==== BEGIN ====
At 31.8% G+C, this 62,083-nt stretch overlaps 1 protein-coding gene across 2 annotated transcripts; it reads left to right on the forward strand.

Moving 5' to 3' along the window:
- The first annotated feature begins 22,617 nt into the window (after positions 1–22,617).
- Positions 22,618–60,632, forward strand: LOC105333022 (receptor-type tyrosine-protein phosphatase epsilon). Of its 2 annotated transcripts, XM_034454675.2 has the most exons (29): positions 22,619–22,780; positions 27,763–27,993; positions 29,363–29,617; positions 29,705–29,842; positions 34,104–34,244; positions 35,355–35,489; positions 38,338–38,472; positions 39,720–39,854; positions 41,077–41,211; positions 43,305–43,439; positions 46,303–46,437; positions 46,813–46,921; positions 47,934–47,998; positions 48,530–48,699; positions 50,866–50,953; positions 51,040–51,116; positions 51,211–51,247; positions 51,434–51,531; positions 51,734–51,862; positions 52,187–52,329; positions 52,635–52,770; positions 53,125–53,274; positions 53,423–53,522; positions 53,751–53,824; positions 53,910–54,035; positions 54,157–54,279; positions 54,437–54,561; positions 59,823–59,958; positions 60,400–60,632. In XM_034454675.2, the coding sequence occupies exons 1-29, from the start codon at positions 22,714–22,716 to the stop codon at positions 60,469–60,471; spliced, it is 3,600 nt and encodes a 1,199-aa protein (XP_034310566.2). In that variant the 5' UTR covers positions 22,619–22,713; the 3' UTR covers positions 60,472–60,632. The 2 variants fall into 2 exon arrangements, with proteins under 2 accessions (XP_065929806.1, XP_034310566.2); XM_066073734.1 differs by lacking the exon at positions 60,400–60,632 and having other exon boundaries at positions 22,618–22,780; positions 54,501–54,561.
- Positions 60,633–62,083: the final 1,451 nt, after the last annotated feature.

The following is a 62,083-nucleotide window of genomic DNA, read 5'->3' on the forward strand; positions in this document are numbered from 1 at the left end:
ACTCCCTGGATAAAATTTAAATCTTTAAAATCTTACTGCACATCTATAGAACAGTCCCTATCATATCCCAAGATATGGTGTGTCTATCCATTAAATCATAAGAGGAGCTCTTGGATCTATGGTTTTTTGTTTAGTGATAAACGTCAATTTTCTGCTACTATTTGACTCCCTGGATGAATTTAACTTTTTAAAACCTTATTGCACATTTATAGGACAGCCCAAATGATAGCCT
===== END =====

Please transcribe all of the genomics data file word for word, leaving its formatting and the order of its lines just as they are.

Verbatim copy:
At 31.8% G+C, this 62,083-nt stretch overlaps 1 protein-coding gene across 2 annotated transcripts; it reads left to right on the forward strand.

Moving 5' to 3' along the window:
- The first annotated feature begins 22,617 nt into the window (after positions 1–22,617).
- Positions 22,618–60,632, forward strand: LOC105333022 (receptor-type tyrosine-protein phosphatase epsilon). Of its 2 annotated transcripts, XM_034454675.2 has the most exons (29): positions 22,619–22,780; positions 27,763–27,993; positions 29,363–29,617; positions 29,705–29,842; positions 34,104–34,244; positions 35,355–35,489; positions 38,338–38,472; positions 39,720–39,854; positions 41,077–41,211; positions 43,305–43,439; positions 46,303–46,437; positions 46,813–46,921; positions 47,934–47,998; positions 48,530–48,699; positions 50,866–50,953; positions 51,040–51,116; positions 51,211–51,247; positions 51,434–51,531; positions 51,734–51,862; positions 52,187–52,329; positions 52,635–52,770; positions 53,125–53,274; positions 53,423–53,522; positions 53,751–53,824; positions 53,910–54,035; positions 54,157–54,279; positions 54,437–54,561; positions 59,823–59,958; positions 60,400–60,632. In XM_034454675.2, the coding sequence occupies exons 1-29, from the start codon at positions 22,714–22,716 to the stop codon at positions 60,469–60,471; spliced, it is 3,600 nt and encodes a 1,199-aa protein (XP_034310566.2). In that variant the 5' UTR covers positions 22,619–22,713; the 3' UTR covers positions 60,472–60,632. The 2 variants fall into 2 exon arrangements, with proteins under 2 accessions (XP_065929806.1, XP_034310566.2); XM_066073734.1 differs by lacking the exon at positions 60,400–60,632 and having other exon boundaries at positions 22,618–22,780; positions 54,501–54,561.
- Positions 60,633–62,083: the final 1,451 nt, after the last annotated feature.

The following is a 62,083-nucleotide window of genomic DNA, read 5'->3' on the forward strand; positions in this document are numbered from 1 at the left end:
ACTCCCTGGATAAAATTTAAATCTTTAAAATCTTACTGCACATCTATAGAACAGTCCCTATCATATCCCAAGATATGGTGTGTCTATCCATTAAATCATAAGAGGAGCTCTTGGATCTATGGTTTTTTGTTTAGTGATAAACGTCAATTTTCTGCTACTATTTGACTCCCTGGATGAATTTAACTTTTTAAAACCTTATTGCACATTTATAGGACAGCCCAAATGATAGCCT